Must Eat Foods When Visiting Egypt
29 Nov 2016
Egypt is well-known for a lot of things: the Sphinx, the Pyramids, happy camels, pharaohs, hieroglyphics and
the walk like an Egyptian dance. Yeah right. Egyptians don’t dance like that. Despite the fact that the average person is extremely familiar with all of the above, most people that haven’t visited Egypt don’t know much about Egyptian food. I rarely encounter Egyptian restaurants, so I’m not entirely surprised. The thing is, Egyptian cuisine can be a bit of a mystery for a traveler, so I’m here to shed some light on the situation. Behold: the 12 must eat foods when visiting Cairo – and where to find them!
Koshary is a dish made of rice, macaroni, and lentils and topped with chickpeas, onion, and a special tomato-vinegar sauce. It sounds heavy and it is – it is known as a “poor man’s dish” as the ingredients are staple items that could be found in any pantry. Now koshary is a cultural phenomenon with entire shops dedicated entirely to serving this delicious yet inexpensive meal. There are lots of shops through Cairo that serve it, but my favorite is Koshary Al Tahrir. I used to hate koshary, and then I ate it in Cairo. Now it’s the first and last thing I eat every time I visit.
2. FUL MUDAMAS
Known as ful for short, these are simply fava beans and are a staple breakfast dish. The dish can be cooked with virtually any variety of spices; the most basic includes salt and pepper, cumin, and olive oil, but it is almost always garnished with additional ingredients. Ful is served with loaves of pita or French bread for consumption, but can also be eaten in sandwich form for those on the go. It can be found at virtually any food establishment and is actually a popular street food, but I recommend trying it at Gad. If you think hummus is great, wait until you try ful. It will have you thinking “hummus, who?”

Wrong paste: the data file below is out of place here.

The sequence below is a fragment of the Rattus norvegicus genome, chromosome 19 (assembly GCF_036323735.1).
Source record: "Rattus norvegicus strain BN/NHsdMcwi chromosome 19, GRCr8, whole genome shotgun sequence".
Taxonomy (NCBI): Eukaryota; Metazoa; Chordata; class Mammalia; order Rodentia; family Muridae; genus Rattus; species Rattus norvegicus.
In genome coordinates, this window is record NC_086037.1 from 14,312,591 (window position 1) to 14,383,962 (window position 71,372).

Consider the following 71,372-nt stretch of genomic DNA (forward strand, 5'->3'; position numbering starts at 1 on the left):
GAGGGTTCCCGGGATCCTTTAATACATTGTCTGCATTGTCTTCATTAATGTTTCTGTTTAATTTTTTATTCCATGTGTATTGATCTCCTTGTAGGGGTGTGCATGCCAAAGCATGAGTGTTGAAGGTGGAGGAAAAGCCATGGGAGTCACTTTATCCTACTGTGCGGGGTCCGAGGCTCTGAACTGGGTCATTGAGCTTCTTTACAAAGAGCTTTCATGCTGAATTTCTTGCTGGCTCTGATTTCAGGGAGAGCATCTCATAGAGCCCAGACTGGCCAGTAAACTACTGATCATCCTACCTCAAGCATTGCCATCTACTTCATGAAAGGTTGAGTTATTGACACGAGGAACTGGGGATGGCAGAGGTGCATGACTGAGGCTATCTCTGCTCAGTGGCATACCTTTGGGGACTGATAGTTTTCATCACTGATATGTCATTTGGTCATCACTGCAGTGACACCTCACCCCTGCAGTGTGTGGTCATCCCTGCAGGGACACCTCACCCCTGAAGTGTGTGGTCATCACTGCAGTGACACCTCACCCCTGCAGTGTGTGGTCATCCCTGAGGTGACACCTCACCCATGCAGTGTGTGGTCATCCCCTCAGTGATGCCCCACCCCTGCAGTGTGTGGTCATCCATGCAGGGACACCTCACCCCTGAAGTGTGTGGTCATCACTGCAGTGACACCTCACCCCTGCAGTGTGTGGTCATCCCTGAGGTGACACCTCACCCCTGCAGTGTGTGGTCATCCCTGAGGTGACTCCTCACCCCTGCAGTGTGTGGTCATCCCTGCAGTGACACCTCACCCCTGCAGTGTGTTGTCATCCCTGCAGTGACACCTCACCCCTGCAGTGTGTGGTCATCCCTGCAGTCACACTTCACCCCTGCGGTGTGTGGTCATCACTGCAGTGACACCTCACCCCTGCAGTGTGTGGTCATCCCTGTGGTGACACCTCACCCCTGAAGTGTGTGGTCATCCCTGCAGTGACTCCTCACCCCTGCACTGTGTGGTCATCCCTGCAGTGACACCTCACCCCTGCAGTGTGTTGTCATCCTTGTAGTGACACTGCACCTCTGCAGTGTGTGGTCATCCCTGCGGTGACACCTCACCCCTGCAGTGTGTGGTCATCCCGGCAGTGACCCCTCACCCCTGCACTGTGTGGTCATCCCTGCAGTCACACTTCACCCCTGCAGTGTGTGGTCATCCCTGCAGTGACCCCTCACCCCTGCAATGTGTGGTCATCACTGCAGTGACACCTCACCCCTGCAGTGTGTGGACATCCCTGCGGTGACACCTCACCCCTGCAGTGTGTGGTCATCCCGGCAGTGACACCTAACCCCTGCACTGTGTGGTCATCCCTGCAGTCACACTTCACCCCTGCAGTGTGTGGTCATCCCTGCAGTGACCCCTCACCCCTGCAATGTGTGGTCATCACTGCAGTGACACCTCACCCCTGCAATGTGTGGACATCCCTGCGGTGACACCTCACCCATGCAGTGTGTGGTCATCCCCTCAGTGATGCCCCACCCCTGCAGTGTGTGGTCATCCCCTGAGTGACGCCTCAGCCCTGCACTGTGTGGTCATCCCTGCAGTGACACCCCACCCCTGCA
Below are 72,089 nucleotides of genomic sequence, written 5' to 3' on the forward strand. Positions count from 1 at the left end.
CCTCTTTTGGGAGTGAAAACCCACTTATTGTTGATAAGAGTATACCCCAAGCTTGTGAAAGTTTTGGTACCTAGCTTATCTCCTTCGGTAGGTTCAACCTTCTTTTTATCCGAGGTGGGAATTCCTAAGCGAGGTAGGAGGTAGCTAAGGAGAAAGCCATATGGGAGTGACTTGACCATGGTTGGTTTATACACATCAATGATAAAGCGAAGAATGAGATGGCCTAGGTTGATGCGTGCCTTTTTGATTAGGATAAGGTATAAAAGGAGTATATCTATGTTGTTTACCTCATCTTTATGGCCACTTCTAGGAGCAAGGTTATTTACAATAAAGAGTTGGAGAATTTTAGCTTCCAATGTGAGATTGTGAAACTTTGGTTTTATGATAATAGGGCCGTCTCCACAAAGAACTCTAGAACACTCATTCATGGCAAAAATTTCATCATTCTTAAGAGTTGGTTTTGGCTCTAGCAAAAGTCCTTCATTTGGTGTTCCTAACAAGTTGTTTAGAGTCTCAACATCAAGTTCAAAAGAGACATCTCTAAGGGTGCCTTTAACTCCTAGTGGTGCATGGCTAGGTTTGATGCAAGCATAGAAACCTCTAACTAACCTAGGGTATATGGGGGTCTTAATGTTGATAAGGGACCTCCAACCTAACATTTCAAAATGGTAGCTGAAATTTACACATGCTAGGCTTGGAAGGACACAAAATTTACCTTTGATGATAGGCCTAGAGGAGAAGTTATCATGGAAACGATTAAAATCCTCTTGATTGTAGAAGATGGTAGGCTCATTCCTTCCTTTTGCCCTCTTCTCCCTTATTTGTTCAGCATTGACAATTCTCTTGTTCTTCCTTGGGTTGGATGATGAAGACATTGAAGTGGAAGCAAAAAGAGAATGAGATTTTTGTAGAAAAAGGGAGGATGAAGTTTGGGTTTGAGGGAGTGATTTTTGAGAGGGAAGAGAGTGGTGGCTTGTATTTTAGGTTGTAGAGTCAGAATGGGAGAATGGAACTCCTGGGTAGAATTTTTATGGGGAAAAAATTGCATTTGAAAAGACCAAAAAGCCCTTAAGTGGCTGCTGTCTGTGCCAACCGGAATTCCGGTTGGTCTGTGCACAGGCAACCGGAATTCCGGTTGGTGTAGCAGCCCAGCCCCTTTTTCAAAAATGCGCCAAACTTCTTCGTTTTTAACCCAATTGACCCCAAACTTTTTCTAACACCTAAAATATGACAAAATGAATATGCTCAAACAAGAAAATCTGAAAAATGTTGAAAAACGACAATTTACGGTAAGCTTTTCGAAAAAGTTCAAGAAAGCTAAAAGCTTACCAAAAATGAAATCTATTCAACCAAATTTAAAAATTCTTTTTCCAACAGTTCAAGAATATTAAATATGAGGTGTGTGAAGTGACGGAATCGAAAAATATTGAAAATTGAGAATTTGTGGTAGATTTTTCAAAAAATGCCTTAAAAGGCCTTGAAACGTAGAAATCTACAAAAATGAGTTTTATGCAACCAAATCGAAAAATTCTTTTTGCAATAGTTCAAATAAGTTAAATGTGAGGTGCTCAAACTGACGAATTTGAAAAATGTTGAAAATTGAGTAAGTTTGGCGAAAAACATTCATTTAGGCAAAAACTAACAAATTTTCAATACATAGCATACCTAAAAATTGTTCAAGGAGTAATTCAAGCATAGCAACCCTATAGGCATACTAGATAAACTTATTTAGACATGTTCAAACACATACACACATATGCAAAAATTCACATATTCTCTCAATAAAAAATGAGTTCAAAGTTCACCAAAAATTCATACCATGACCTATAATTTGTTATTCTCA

3. HAMAM MAHSHI
Back in the day, I don’t think I would have ever tried hamam had I known that it was pigeon. Luckily, my palate has expanded since then and I do consider hamam a must-try dish. Despite its American reputation as a rat with wings, hamam is considered a North African delicacy. Grilled to perfection and stuffed with cracked wheat, hamam mahshi is a favorite amongst the locals. The best place to try it is Farahat.
Mahshi translates directly to “stuffed” but most commonly refers to stuffed grape leaves. This popular dish is prevalent in most Mediterranean countries, but I’m biased so I say the Egyptian version is the best. Small bites of spiced rice are wrapped tightly in grape leaves, then cooked in a tomato-based sauce and served with lemon. Mahshi is delicious – why else do you think a bunch of countries have adopted it as its own? Other popular stuffed dishes are cabbage (korumb), eggplant (bidingan), and zucchini (kossa). You can find these bites and more at Om Dahab.
5. FITEER BALADI
Also known as Egyptian pizza, fiteer is buttery and artery-clogging goodness. It’s made of layers upon layers of filo dough and cooked in a giant brick oven. The original is served plain, but it can also be ordered sweet (with honey, syrup, and/or powdered sugar), or savory (with meat, vegetables, and/or cheese). Fatatri El Tahrir is the pick of choice here. Be warned: this is a hole in the wall place with a small seating area so don’t expect anything fancy. Despite the ambiance, the fiteer is some of the best I’ve ever had!
So you’ve been in Egypt for a few days, your stomach is finally adjusting to the food, and you’re feeling ballsy enough to try some street food. Right? Think again. Yes, shawarma has become a global street food phenomenon – meat or chicken cooked on a spit and sliced into a sandwich with veggies and sauce. That does not mean you should eat it off a random cart. Head over to Kazazinstead. Your stomach will thank you.